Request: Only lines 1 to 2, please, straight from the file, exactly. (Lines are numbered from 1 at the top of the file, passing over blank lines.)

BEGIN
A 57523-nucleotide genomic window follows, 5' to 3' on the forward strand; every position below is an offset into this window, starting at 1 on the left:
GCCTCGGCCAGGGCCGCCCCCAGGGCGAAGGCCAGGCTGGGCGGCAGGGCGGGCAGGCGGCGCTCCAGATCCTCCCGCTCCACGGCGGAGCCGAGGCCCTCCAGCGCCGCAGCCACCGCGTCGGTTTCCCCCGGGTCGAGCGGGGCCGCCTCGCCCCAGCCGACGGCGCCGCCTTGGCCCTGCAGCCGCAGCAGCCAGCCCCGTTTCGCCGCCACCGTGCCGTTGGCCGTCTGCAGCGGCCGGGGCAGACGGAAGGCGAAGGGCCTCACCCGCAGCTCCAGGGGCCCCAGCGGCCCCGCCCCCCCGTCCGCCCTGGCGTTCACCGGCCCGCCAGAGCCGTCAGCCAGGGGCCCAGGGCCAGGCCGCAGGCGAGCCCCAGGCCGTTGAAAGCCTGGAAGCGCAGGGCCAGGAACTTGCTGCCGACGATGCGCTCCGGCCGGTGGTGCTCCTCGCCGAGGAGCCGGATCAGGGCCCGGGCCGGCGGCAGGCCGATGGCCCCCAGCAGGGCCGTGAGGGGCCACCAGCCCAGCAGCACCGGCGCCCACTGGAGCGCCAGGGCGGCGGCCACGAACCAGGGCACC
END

A 57523-nucleotide genomic window follows, 5' to 3' on the forward strand; every position below is an offset into this window, starting at 1 on the left:
GCCTCGGCCAGGGCCGCCCCCAGGGCGAAGGCCAGGCTGGGCGGCAGGGCGGGCAGGCGGCGCTCCAGATCCTCCCGCTCCACGGCGGAGCCGAGGCCCTCCAGCGCCGCAGCCACCGCGTCGGTTTCCCCCGGGTCGAGCGGGGCCGCCTCGCCCCAGCCGACGGCGCCGCCTTGGCCCTGCAGCCGCAGCAGCCAGCCCCGTTTCGCCGCCACCGTGCCGTTGGCCGTCTGCAGCGGCCGGGGCAGACGGAAGGCGAAGGGCCTCACCCGCAGCTCCAGGGGCCCCAGCGGCCCCGCCCCCCCGTCCGCCCTGGCGTTCACCGGCCCGCCAGAGCCGTCAGCCAGGGGCCCAGGGCCAGGCCGCAGGCGAGCCCCAGGCCGTTGAAAGCCTGGAAGCGCAGGGCCAGGAACTTGCTGCCGACGATGCGCTCCGGCCGGTGGTGCTCCTCGCCGAGGAGCCGGATCAGGGCCCGGGCCGGCGGCAGGCCGATGGCCCCCAGCAGGGCCGTGAGGGGCCACCAGCCCAGCAGCACCGGCGCCCACTGGAGCGCCAGGGCGGCGGCCACGAACCAGGGCACC